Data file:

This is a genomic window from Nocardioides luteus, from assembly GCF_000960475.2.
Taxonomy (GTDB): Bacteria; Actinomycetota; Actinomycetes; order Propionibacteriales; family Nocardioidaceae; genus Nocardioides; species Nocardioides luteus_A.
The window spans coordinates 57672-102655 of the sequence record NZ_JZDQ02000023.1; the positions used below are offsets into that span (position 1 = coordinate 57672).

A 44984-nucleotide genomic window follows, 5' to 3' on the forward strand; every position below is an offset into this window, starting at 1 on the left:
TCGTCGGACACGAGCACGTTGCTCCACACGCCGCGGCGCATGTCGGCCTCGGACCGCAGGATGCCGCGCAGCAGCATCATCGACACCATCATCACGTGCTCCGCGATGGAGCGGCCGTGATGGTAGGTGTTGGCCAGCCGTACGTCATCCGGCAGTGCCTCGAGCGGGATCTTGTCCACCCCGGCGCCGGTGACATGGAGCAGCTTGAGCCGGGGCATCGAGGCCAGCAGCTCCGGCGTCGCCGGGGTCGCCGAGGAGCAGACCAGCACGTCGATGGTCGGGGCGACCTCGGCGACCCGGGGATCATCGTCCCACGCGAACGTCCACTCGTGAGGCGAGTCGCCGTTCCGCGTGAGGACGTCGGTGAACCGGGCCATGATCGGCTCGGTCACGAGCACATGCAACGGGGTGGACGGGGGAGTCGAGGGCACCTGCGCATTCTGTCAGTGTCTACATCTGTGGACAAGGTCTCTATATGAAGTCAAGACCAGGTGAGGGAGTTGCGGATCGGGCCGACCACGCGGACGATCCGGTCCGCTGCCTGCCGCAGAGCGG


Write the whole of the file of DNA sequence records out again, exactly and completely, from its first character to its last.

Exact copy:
This is a genomic window from Nocardioides luteus, from assembly GCF_000960475.2.
Taxonomy (GTDB): Bacteria; Actinomycetota; Actinomycetes; order Propionibacteriales; family Nocardioidaceae; genus Nocardioides; species Nocardioides luteus_A.
The window spans coordinates 57672-102655 of the sequence record NZ_JZDQ02000023.1; the positions used below are offsets into that span (position 1 = coordinate 57672).

A 44984-nucleotide genomic window follows, 5' to 3' on the forward strand; every position below is an offset into this window, starting at 1 on the left:
TCGTCGGACACGAGCACGTTGCTCCACACGCCGCGGCGCATGTCGGCCTCGGACCGCAGGATGCCGCGCAGCAGCATCATCGACACCATCATCACGTGCTCCGCGATGGAGCGGCCGTGATGGTAGGTGTTGGCCAGCCGTACGTCATCCGGCAGTGCCTCGAGCGGGATCTTGTCCACCCCGGCGCCGGTGACATGGAGCAGCTTGAGCCGGGGCATCGAGGCCAGCAGCTCCGGCGTCGCCGGGGTCGCCGAGGAGCAGACCAGCACGTCGATGGTCGGGGCGACCTCGGCGACCCGGGGATCATCGTCCCACGCGAACGTCCACTCGTGAGGCGAGTCGCCGTTCCGCGTGAGGACGTCGGTGAACCGGGCCATGATCGGCTCGGTCACGAGCACATGCAACGGGGTGGACGGGGGAGTCGAGGGCACCTGCGCATTCTGTCAGTGTCTACATCTGTGGACAAGGTCTCTATATGAAGTCAAGACCAGGTGAGGGAGTTGCGGATCGGGCCGACCACGCGGACGATCCGGTCCGCTGCCTGCCGCAGAGCGG